archetypal sport sedan returns for 2003 with few changes
and that's not a
bad thing, given that it's been near-perfect for so long. Truly, we've had a long-term
infatuation with the 3-Series for as long as we have been writing about cars,
and we're only too happy to not be getting over it.
The 3 is not the
roomiest, nor the most powerful, and certainly not the cheapest car in this group.
But it does come in the most configurations: a sedan, wagon, coupe and convertible.
Every Three is sleek and tight, with short front and rear overhangs, sculpted
bodysides and of course, the trademark twin-kidney grille (coupe and convertible
models get minor changes to the nose and tail this year).
elegance describes the interior of the 3-Series. The dash features BMW's traditional,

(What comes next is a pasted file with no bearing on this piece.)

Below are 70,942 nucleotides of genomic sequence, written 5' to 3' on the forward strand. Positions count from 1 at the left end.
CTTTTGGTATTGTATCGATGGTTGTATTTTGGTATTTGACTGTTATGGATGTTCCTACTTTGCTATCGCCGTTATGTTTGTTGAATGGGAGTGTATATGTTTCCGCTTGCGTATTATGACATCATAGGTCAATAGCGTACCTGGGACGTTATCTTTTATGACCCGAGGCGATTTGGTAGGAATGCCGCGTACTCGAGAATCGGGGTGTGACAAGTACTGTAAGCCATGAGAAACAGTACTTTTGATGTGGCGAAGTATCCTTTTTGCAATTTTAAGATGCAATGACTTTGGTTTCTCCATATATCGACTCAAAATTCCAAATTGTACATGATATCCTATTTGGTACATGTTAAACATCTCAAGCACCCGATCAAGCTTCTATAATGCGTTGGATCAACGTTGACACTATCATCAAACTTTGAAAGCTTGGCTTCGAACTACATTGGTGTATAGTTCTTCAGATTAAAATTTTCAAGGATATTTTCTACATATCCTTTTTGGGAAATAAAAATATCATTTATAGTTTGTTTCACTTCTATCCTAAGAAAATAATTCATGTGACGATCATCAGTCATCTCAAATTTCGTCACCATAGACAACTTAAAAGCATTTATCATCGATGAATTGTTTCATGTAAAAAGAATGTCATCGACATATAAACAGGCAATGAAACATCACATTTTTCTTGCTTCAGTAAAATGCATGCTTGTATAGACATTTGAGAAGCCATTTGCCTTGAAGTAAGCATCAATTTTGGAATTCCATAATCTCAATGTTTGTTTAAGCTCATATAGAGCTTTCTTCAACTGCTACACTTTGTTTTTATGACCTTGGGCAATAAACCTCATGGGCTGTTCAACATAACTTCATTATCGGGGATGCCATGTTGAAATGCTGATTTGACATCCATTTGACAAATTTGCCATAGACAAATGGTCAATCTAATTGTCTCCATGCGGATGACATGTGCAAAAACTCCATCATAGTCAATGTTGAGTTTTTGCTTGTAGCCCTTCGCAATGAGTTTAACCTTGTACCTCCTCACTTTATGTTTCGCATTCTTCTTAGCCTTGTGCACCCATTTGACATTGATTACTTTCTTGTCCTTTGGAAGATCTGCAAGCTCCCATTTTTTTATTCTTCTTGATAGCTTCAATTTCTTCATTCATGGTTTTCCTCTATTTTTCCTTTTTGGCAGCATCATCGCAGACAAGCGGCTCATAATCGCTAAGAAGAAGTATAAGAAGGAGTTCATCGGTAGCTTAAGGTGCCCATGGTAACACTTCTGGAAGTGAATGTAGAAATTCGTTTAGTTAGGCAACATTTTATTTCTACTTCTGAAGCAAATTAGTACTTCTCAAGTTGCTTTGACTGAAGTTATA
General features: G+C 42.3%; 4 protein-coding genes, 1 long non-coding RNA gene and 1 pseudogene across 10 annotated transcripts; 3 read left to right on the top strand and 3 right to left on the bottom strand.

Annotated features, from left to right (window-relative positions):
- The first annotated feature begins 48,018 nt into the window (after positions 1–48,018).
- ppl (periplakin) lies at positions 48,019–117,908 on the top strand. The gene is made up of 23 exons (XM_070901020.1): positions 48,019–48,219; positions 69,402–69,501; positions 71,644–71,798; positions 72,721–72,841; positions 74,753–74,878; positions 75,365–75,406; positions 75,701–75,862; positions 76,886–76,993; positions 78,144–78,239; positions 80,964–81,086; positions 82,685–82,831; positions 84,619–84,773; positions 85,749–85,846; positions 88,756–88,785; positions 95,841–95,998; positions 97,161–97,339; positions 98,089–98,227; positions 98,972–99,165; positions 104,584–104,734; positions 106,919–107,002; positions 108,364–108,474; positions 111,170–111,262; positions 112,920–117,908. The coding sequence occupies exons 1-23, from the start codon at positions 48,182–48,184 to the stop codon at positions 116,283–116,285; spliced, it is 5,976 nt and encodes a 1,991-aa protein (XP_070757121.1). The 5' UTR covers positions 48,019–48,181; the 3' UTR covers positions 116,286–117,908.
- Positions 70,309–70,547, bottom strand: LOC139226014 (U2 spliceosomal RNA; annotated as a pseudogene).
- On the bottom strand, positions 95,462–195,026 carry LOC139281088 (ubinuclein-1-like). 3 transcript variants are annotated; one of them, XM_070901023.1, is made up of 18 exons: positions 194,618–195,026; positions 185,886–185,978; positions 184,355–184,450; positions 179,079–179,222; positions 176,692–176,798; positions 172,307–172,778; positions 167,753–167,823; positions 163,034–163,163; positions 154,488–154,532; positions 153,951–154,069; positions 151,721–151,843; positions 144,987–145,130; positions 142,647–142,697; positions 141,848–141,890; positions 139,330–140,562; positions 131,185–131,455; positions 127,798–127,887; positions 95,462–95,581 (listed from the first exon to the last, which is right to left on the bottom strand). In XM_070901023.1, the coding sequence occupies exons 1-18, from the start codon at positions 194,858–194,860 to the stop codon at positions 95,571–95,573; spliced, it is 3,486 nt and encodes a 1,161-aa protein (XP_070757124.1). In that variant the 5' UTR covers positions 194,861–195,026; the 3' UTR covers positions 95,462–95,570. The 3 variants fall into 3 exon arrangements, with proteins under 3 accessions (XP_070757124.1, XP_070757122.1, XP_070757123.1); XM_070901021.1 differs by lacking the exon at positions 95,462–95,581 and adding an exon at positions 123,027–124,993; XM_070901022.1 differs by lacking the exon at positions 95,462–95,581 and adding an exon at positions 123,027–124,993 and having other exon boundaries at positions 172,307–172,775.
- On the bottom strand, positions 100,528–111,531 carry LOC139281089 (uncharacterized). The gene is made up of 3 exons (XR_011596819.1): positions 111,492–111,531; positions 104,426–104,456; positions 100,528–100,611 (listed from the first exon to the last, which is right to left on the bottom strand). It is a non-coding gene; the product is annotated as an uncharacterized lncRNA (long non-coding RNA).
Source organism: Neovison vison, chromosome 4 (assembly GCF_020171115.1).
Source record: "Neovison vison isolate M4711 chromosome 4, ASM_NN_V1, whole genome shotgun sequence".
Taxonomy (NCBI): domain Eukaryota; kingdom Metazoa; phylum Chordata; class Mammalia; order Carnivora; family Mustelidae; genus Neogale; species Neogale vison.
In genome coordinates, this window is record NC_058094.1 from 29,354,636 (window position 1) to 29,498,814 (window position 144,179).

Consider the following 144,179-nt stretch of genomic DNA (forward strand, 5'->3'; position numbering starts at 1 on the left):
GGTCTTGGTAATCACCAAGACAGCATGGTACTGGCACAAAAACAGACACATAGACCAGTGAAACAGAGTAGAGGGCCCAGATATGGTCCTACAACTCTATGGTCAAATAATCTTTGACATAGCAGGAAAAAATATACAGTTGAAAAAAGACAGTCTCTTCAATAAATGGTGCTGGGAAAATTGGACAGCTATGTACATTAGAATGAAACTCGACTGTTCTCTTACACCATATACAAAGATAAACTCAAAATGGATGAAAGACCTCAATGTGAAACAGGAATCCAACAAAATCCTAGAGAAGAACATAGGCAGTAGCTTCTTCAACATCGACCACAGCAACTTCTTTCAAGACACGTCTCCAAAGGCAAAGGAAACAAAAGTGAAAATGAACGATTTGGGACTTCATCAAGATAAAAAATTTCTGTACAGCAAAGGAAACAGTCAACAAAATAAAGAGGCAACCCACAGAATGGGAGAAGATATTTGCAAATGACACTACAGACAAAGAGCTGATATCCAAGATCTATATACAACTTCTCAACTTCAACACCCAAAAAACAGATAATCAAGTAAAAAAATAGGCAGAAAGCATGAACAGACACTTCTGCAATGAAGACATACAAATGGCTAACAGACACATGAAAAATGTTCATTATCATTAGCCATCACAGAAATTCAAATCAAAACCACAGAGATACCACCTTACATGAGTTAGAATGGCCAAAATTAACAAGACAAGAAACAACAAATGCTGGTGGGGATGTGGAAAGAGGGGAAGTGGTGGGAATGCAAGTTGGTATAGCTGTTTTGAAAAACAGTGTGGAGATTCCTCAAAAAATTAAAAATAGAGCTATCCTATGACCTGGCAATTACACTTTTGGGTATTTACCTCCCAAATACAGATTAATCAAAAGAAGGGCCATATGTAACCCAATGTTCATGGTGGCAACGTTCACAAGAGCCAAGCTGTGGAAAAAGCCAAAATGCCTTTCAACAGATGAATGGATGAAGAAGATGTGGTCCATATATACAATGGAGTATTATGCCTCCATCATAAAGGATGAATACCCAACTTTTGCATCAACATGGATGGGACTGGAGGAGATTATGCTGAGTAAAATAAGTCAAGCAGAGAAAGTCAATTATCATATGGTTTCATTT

uncluttered gauge cluster and a center stack that's canted slightly toward the
driver for ease of reach. A strip of beautifully polished wood or trendy brushed
metal trims the instrument panel and continues onto the door panels. Seats are
firm and well supported, and the optional leather is worth the upgrade. Our only
two complaints are that the radio and climate control buttons are small and somewhat
hard to decipher, and the rear seat is kinda snug.
BMW's aren't about max headroom. What you're really paying for in any BMW is a
superb driving experience. The Three offers a range of sinewy engines, each seeming
more powerful than their numbers suggest, including a sweet 2.5-liter inline-six-cylinder
(184 hp), an even sweeter 3.0-liter (225 hp) and for real performance enthusiasts
(who also have a bit of cash), 333-hp 3.2-liter in the high-performance M3 Coupe
and Convertible. All-wheel drive is available on the 325i sedan/wagon models,
as well as the 330i sedan. Steering, brakes and suspension all work so intuitively
that you'll swear someone has installed brainwave scanners in the driver's seat.
Once again, it seems, the 3-Series continues to define the sport sedan class.